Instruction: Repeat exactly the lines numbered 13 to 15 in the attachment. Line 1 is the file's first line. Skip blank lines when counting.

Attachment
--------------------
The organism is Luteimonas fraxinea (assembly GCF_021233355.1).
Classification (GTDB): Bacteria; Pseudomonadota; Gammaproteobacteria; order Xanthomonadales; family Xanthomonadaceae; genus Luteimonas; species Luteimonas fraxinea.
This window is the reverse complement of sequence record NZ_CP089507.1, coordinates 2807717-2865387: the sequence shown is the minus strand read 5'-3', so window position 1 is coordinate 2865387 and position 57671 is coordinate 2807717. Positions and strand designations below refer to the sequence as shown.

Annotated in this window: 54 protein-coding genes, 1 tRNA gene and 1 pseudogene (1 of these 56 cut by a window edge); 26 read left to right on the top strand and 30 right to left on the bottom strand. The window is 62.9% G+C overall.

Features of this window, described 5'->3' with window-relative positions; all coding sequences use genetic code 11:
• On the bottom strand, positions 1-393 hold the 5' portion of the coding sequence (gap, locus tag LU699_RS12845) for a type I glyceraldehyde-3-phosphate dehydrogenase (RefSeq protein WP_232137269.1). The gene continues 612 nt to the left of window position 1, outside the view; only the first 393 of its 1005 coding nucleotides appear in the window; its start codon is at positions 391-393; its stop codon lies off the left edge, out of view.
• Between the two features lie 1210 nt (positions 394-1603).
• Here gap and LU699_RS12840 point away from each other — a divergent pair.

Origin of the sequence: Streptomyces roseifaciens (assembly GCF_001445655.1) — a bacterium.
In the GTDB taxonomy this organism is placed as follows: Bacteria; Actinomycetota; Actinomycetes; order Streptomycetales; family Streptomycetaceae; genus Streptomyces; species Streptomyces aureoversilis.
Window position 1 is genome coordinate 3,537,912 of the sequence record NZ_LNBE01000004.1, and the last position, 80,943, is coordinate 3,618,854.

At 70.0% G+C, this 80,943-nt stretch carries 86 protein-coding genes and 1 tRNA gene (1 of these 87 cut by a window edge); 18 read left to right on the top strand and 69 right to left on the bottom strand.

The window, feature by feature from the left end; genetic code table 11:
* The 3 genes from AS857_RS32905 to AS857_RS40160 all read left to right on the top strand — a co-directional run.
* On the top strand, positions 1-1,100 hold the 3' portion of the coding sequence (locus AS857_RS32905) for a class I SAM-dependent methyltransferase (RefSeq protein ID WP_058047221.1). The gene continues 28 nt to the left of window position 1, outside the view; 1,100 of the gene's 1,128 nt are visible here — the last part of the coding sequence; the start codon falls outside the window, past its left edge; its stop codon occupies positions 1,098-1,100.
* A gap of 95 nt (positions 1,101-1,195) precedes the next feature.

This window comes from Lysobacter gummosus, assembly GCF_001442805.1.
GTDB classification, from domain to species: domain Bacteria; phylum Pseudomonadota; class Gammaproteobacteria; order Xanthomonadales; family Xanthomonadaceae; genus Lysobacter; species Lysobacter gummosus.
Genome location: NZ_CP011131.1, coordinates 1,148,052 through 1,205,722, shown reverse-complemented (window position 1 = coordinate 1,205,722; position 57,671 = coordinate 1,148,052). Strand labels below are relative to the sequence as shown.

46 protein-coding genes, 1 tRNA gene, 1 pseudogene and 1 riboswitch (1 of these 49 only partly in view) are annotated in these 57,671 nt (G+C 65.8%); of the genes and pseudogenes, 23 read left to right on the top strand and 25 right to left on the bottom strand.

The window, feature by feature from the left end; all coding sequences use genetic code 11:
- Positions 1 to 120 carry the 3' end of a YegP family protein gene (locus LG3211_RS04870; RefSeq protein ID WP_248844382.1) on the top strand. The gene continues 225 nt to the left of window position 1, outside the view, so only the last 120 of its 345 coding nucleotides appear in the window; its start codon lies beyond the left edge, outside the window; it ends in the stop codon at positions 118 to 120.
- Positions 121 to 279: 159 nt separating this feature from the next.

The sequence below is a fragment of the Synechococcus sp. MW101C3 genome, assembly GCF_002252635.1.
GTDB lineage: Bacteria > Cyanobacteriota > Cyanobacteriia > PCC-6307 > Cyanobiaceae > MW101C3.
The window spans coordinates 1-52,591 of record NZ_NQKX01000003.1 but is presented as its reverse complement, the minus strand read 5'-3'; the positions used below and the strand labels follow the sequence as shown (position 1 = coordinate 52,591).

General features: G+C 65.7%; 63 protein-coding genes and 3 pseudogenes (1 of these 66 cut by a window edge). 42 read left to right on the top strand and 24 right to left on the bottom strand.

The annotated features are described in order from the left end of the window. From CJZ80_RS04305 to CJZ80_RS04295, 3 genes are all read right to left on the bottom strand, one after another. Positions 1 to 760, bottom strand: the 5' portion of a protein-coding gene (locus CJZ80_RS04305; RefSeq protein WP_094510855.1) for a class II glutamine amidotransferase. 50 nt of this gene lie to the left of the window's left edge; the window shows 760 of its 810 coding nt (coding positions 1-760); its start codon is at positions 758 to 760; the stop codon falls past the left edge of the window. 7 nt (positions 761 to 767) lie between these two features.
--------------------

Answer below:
The window, feature by feature from the left end; genetic code table 11:
* The 3 genes from AS857_RS32905 to AS857_RS40160 all read left to right on the top strand — a co-directional run.
* On the top strand, positions 1-1,100 hold the 3' portion of the coding sequence (locus AS857_RS32905) for a class I SAM-dependent methyltransferase (RefSeq protein ID WP_058047221.1). The gene continues 28 nt to the left of window position 1, outside the view; 1,100 of the gene's 1,128 nt are visible here — the last part of the coding sequence; the start codon falls outside the window, past its left edge; its stop codon occupies positions 1,098-1,100.